John Vinson and I had an interesting conversation on how to visualize the collaboration and research focus among labs on our drive back from Atlanta. One idea is to classify labs based on similarity in research focus. We can look at the journals each lab published in, assuming that people publish in the same journal share more similar research interests. Another idea is to look at the collaboration structure. We can examine the number of coauthored paper each faculty have with another faculty. This blog post will be about the first idea. John will write a guest blog on the collaboration network. Stay tuned!

I compiled the journals each faculty at Odum School of Ecology published in for their last 40 papers (or all papers if he/she has fewer than 40 publication). The data can be accessed here. Both first author and coauthor papers are included. The first source of data is the updated CV. If a CV is not updated or not available, I extract data from the publication section of the lab website. If the website is not updated or not available, I consult to the Google Scholar page of the faculty. With these three data sources, I compiled data for 32 faculties.

I did a principal component analysis. This is similar to a principal component analysis of community composition. Each faculty is a community. The community composition of each faculty is the number of articles (just like abundance) published in each journal (just like species). The figure below shows how the faculty spread out in the two dimensional space of the first and second principal components. The right panel zooms in the center of the left panel. From the graph, there are at least two, maybe three, research focus groups. The left fork are mostly stream ecologists and the right fork has many disease ecologists.

There are 291 different journals in the data set. Plotting them all in biplot will make it extremely difficult to read. Thus, I only plotted the few that dominate the classification of faculties. Freshwater Biology, Freshwater Science, Ecology and Evolution, PloS One, and Proceedings of the Royal Society of London B are the most influential ones. It is worth mentioning that faculties at Odum School publish in many different journals. The first two principal components explained only about 27.16% of total variance. Thus, they do not fully separate research interests. The clusters in the center can be separated more with more principal components.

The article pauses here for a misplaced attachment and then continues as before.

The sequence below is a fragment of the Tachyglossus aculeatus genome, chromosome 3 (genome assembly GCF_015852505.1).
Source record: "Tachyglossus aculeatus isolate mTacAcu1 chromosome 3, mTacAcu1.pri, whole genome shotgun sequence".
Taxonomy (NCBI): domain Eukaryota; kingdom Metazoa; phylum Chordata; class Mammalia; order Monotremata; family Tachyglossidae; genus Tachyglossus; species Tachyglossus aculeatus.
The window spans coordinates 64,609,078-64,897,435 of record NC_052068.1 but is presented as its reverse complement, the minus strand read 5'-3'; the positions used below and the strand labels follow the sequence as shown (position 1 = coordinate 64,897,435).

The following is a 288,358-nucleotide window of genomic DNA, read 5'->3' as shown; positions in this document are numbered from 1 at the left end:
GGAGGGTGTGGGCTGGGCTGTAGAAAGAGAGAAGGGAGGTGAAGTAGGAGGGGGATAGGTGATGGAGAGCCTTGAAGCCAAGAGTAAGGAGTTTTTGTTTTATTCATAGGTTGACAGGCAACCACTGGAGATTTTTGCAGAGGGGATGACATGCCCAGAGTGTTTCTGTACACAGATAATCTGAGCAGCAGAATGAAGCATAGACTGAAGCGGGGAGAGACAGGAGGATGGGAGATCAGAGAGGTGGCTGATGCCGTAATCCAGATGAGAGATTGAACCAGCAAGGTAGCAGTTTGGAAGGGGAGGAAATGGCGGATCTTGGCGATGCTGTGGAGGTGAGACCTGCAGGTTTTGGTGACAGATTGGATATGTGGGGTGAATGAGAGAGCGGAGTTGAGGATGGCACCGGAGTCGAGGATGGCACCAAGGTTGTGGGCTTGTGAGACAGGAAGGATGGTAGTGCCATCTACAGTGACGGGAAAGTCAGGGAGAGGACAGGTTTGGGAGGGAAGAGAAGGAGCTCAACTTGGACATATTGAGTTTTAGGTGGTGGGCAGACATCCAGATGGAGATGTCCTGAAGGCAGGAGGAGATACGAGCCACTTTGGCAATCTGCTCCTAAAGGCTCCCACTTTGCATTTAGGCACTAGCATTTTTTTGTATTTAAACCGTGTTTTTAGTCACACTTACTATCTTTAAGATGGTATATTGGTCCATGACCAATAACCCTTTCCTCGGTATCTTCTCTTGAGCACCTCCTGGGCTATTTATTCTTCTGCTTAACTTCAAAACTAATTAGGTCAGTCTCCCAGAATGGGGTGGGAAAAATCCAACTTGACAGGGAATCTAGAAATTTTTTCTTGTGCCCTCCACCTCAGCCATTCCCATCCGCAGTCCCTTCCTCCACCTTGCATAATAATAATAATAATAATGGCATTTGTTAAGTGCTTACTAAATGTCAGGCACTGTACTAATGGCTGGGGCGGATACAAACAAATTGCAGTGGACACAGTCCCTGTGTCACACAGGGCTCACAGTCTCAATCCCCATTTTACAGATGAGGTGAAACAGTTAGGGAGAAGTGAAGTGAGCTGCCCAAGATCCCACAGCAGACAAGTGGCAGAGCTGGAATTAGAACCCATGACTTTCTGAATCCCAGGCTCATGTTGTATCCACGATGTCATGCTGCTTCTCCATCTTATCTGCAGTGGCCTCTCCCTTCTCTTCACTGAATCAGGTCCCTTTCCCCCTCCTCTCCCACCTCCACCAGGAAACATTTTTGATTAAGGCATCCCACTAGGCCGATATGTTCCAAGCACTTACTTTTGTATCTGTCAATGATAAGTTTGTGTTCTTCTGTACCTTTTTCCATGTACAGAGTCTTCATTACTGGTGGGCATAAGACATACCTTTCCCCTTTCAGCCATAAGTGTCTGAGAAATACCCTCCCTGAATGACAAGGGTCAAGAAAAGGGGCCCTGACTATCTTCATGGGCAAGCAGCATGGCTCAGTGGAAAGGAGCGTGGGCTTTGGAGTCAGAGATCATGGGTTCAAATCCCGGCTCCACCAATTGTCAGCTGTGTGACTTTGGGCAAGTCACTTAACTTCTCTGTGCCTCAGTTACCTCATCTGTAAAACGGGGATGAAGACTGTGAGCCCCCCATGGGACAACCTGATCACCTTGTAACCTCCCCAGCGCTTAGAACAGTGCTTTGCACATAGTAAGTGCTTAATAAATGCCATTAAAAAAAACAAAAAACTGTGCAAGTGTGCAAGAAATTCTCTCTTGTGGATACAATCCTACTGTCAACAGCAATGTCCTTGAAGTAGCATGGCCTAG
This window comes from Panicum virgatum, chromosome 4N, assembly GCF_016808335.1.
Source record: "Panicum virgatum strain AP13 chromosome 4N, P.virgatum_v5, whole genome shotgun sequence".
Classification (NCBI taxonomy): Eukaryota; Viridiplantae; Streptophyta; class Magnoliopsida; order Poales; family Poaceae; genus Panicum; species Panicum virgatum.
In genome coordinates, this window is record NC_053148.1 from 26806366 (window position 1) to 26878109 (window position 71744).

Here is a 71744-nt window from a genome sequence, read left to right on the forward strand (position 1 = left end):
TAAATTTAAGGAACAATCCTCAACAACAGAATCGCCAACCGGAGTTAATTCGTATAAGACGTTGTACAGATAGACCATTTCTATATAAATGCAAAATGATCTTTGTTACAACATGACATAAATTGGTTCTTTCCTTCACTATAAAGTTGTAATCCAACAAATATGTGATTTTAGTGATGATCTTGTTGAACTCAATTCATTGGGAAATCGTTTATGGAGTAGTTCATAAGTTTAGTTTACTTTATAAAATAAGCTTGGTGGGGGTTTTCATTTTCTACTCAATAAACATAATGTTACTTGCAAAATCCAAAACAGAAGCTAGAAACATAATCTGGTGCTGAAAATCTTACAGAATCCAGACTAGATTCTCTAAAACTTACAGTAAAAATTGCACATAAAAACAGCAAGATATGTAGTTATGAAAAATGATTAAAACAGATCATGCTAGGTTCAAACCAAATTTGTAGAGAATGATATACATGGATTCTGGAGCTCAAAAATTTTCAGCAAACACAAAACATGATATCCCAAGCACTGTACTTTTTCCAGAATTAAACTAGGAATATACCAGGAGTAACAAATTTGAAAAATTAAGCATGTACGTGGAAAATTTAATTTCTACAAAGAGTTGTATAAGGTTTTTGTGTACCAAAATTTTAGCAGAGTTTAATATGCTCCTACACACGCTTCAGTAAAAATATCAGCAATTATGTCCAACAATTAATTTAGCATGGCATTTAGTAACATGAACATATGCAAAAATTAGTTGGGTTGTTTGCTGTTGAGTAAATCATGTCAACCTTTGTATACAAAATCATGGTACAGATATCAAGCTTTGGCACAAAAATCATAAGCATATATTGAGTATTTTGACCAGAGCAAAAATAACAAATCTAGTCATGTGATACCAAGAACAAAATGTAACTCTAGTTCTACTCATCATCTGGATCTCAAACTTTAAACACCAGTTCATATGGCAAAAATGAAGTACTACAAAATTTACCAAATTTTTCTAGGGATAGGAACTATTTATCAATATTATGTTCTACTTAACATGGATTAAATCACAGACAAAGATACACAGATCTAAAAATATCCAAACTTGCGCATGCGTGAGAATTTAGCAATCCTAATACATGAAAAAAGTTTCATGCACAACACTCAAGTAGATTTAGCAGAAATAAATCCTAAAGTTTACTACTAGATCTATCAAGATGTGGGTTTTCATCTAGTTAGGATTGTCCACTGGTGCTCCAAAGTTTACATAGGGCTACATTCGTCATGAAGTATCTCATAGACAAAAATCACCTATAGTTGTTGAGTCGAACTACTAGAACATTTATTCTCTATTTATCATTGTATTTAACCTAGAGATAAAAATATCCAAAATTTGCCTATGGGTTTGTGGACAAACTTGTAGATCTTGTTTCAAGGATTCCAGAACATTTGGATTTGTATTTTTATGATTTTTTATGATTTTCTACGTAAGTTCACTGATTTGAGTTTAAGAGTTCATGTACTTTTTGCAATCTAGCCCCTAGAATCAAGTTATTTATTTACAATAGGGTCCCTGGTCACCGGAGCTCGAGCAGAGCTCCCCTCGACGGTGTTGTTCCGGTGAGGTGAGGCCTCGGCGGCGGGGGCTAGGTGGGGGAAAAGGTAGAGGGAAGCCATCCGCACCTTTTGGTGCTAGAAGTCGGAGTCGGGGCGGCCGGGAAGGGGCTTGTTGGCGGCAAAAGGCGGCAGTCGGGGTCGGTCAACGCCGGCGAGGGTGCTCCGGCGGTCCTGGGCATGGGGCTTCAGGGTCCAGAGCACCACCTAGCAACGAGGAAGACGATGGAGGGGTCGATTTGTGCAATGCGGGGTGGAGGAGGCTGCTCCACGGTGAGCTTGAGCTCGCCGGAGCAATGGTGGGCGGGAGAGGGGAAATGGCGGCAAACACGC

The R code for the analyses and figures are shown below.

data = read.csv("OSE_faculty_journal.csv", header=T) combine = as.data.frame(table(data[,1])) for (i in 2:dim(data)[2]){ current = as.data.frame(table(data[,i])) combine = merge(x=combine, y=current, by="Var1", all.x=T, all.y=T) } names(combine) = c("Journal", names(data)) combine = combine[combine$Journal!="",] combine.t = as.data.frame(t(combine[,-1])) names(combine.t) = combine$Journal combine.t[is.na(combine.t)] = 0 pca = prcomp(combine.t) quartz(w=8,h=4) par(mfrow=c(1,2), mar=c(4,4,1,1), oma=c(0,0,0,0)) plot(I(pca$x[,2]/pca$sdev[2]/sqrt(32))~I(pca$x[,1]/pca$sdev[1]/sqrt(32)), col="white", xlab="PC1", ylab="PC2", xlim=c(-0.45,0.45)) text(x=pca$x[,1]/pca$sdev[1]/sqrt(32),y=pca$x[,2]/pca$sdev[2]/sqrt(32),labels=row.names(combine.t), cex=0.65) plot(I(pca$x[,2]/pca$sdev[2]/sqrt(32))~I(pca$x[,1]/pca$sdev[1]/sqrt(32)), xlim=c(-0.15,0.15),ylim=c(-0.01,0.13), col="white", xlab="PC1", ylab="PC2") text(x=pca$x[,1]/pca$sdev[1]/sqrt(32),y=pca$x[,2]/pca$sdev[2]/sqrt(32),labels=row.names(combine.t), cex=0.65) quartz(w=4,h=4) par(mfrow=c(1,1), mar=c(4,4,1,1), oma=c(0,0,0,0)) plot(I(pca$x[,2]/pca$sdev[2]/sqrt(32))~I(pca$x[,1]/pca$sdev[1]/sqrt(32)), col="grey", xlab="PC1", ylab="PC2", xlim=c(-0.45,0.45), ylim=c(-0.45,0.55), pch=19) #Freshwater Science# arrows(0,0,sd(combine.t[,70])*pca$rotation[70,1]/pca$sdev[1],sd(combine.t[,70])*pca$rotation[70,2]/pca$sdev[2], length=0.1,angle=20,lwd=1.5) #Freshwater Biology# arrows(0,0,sd(combine.t[,63])*pca$rotation[63,1]/pca$sdev[1],sd(combine.t[,63])*pca$rotation[63,2]/pca$sdev[2], length=0.1,angle=20,lwd=1.5) #Proceedings of the Royal Society of London B# arrows(0,0,sd(combine.t[,19])*pca$rotation[19,1]/pca$sdev[1],sd(combine.t[,19])*pca$rotation[19,2]/pca$sdev[2], length=0.1,angle=20,lwd=1.5) #PloS One# arrows(0,0,sd(combine.t[,17])*pca$rotation[17,1]/pca$sdev[1],sd(combine.t[,17])*pca$rotation[17,2]/pca$sdev[2], length=0.1,angle=20,lwd=1.5) #Ecology and Evolution# arrows(0,0,sd(combine.t[,62])*pca$rotation[62,1]/pca$sdev[1],sd(combine.t[,62])*pca$rotation[62,2]/pca$sdev[2], length=0.1,angle=20,lwd=1.5)

Chao–awesome analysis. very interesting!J Jeb

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Thanks very much for this view of our connectivity! Chao, is there interest (and time) in doing a similar analysis of graduate student publications? As a crowd sourcing activity you might get some help from current and recent students? Alan

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That is a great suggestions, Alan! I have been thinking of doing something along those lines. Crowd sourcing is one way to do it. In addition, I am learning how to access Google Scholar data through API so I can do these sort of analyses more automatically.

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Chao, it would be a great way to document our program during our 50/10 anniversary and set up a baseline of connectivity for the future. The results would also be helpful as we plan for additional new faculty and joint appointments on campus.

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